The Chinese city that covid forgot
mef Jane, in some parallel universe, allowed to vote on his “zero-covid policy”, the “course of change” camp would gain ground. Fighting new strains of covid-19 ahead of a winter surge in infections, officials have imposed partial lockdowns in cities from Xining in the west to Fuzhou in the south. Restaurants have closed, schools have gone online, access to food shops has been limited and millions of people have been thrown into some kind of lockdown, many for the second or third time.
“Closed loop” policies that seal factory workers in production sites and fenced-in dormitories have also come under public scrutiny. Videos on social media have shown workers climbing fences and fleeing on foot down busy roads to escape a virus at the world’s largest iPhone factory, run by Foxconn. an electronic giant from Taiwan, near the city center of Zhengzhou. Amid an outcry from Chinese netizens, Foxconn offered bonuses to workers who stay at their jobs. Zhengzhou authorities declared the latest covid variants mild and not to be feared.
Unfortunately, such promises are at odds with the grim, war-time mood that grips other parts of China. Smartphone images have gone viral of white riot police beating citizens who defy restrictions to buy food or medicine for their families. Guards have also prevented sick people from reaching hospitals. A baby died of carbon monoxide poisoning in the northwestern city of Lanzhou after being held up at quarantine checkpoints.
Censors have more luck suppressing bad news from remote areas. Tibet’s capital, Lhasa, has endured more than two and a half months under lockdown, sparking rare street protests. Xinjiang, a heavily policed northwestern region, has been battling an uprising since the summer, leaving residents hungry and desperate. With both regions effectively closed to outsiders and most travel out of Xinjiang banned since early October, their plight is little known in China. That is certainly the case among Chinese who trust news coverage by state television. Last week the main night TV news program, Xinwen Lianbo, has shown graphic images of death, speeding ambulances and patients in intensive care. None of these gloomy views came from China. They were the result of a bridge collapse in India, a Halloween stampede in South Korea and the covid pandemic in America: all part of a concerted effort to portray China as a center of order in a fearful world. Xinwen Lianbo covers covid in China just at a glance, with a simple graphic showing case numbers each night.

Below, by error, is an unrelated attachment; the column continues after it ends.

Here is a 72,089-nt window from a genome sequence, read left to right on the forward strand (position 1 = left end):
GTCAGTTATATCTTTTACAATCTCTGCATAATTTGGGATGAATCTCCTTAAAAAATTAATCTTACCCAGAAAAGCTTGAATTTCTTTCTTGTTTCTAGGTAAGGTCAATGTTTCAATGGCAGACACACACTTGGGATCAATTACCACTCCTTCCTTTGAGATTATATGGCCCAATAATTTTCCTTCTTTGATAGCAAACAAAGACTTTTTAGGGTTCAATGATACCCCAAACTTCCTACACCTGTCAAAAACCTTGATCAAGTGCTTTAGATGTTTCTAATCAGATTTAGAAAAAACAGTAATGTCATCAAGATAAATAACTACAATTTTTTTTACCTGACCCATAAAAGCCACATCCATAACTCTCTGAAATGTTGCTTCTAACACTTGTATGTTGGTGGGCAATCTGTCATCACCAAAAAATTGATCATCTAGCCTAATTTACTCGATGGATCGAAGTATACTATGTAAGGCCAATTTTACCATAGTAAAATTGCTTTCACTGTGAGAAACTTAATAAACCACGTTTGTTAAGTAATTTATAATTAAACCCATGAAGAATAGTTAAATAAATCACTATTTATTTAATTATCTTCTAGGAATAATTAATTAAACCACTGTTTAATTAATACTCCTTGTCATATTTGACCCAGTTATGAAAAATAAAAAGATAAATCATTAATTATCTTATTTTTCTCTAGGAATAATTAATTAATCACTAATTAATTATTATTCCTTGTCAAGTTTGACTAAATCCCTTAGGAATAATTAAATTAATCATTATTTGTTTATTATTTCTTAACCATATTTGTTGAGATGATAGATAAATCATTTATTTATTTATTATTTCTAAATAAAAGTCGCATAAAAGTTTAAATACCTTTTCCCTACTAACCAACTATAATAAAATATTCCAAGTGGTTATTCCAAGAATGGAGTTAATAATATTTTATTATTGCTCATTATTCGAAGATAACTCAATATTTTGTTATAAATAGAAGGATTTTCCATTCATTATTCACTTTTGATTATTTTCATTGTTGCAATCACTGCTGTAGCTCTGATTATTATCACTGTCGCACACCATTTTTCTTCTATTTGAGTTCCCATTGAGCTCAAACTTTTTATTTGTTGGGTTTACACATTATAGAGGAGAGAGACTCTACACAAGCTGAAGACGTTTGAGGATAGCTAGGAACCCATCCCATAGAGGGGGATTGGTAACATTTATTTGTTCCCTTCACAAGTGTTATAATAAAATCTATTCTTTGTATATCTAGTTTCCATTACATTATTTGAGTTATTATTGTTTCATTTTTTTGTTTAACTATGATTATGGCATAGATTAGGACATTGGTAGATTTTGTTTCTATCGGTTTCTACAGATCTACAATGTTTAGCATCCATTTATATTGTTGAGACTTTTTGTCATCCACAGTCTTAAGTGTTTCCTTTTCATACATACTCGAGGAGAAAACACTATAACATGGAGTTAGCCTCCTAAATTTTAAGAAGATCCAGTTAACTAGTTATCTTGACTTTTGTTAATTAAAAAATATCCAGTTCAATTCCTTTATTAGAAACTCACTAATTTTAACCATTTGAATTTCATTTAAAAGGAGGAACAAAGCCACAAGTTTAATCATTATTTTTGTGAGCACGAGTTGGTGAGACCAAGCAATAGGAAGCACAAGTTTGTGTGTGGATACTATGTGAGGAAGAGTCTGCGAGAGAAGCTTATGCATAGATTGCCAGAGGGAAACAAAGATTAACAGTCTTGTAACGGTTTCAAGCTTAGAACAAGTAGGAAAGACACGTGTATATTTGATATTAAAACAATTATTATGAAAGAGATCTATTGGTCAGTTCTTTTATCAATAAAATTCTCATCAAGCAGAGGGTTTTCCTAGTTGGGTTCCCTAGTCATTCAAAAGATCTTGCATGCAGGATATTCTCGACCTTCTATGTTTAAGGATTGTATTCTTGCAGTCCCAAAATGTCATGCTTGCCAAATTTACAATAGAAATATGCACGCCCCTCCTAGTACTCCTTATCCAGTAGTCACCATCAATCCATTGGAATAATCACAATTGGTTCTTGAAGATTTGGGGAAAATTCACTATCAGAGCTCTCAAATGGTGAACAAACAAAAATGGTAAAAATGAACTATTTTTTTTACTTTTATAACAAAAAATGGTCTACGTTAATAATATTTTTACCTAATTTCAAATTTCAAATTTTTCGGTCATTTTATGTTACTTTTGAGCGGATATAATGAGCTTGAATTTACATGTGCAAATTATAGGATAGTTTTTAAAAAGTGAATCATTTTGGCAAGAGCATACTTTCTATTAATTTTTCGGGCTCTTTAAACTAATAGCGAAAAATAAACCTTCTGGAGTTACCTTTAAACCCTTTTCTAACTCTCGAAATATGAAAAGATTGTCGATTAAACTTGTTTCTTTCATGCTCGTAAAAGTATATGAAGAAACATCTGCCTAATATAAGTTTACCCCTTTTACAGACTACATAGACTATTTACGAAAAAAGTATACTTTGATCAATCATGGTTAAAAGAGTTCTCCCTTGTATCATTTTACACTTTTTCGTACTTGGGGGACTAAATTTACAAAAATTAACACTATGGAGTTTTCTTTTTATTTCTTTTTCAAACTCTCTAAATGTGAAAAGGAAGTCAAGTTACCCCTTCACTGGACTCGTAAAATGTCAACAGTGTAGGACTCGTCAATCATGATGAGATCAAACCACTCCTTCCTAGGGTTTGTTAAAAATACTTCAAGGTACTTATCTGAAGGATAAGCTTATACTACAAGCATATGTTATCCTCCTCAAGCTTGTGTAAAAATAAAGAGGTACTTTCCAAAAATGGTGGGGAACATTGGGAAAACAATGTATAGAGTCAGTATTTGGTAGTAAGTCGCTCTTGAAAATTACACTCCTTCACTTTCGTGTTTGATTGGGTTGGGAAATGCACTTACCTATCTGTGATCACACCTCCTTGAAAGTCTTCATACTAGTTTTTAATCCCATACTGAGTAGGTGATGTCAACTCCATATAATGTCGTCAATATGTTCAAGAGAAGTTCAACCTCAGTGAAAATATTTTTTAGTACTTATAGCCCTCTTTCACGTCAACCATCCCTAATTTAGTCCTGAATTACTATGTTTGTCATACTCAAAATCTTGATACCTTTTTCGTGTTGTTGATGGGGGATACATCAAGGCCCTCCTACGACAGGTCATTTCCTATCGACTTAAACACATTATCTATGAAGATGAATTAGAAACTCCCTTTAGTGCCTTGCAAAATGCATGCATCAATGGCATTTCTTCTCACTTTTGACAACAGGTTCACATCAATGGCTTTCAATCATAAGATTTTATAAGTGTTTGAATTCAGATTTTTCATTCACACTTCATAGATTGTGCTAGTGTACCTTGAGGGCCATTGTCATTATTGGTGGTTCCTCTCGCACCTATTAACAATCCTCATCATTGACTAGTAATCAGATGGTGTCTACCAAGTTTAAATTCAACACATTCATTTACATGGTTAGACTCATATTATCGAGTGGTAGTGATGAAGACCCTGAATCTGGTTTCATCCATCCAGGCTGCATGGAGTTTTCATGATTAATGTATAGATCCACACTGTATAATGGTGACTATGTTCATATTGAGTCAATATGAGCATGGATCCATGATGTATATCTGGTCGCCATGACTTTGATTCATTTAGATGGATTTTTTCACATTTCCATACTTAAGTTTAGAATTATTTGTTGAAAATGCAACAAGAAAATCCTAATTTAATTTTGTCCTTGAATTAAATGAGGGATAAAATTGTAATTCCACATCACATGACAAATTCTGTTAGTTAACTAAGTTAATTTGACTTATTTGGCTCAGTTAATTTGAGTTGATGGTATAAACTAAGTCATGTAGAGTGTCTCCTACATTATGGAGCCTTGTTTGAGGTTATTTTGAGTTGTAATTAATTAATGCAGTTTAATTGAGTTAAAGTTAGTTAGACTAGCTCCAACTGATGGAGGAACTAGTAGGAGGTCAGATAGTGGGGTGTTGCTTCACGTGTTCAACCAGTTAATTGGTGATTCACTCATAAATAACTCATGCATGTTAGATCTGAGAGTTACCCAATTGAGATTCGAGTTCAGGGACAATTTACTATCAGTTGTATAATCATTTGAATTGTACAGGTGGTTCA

As more Chinese grow weary of the zero-covid policy and the economy slows, some investors and other outsiders appear confident that China will have to join the rest of the world soon and prepare to live with the virus. Share prices of Chinese companies staged a multi-billion dollar rally on November 1 on the strength of an unsubstantiated rumor of a new pandemic policy committee. Such wishful thinking puts too little emphasis on the disorder that would follow, if covid was left to run through a country with enough vaccination without herd immunity and weak hospitals. It also adds to the importance, for party leaders, of cities protesting on social media. Zero-covid is a numbers game. If everywhere was as unhappy as Zhengzhou, party leaders would take notice. But China has more than 100 cities with at least one million inhabitants. At any given time, most are not under a hard lock.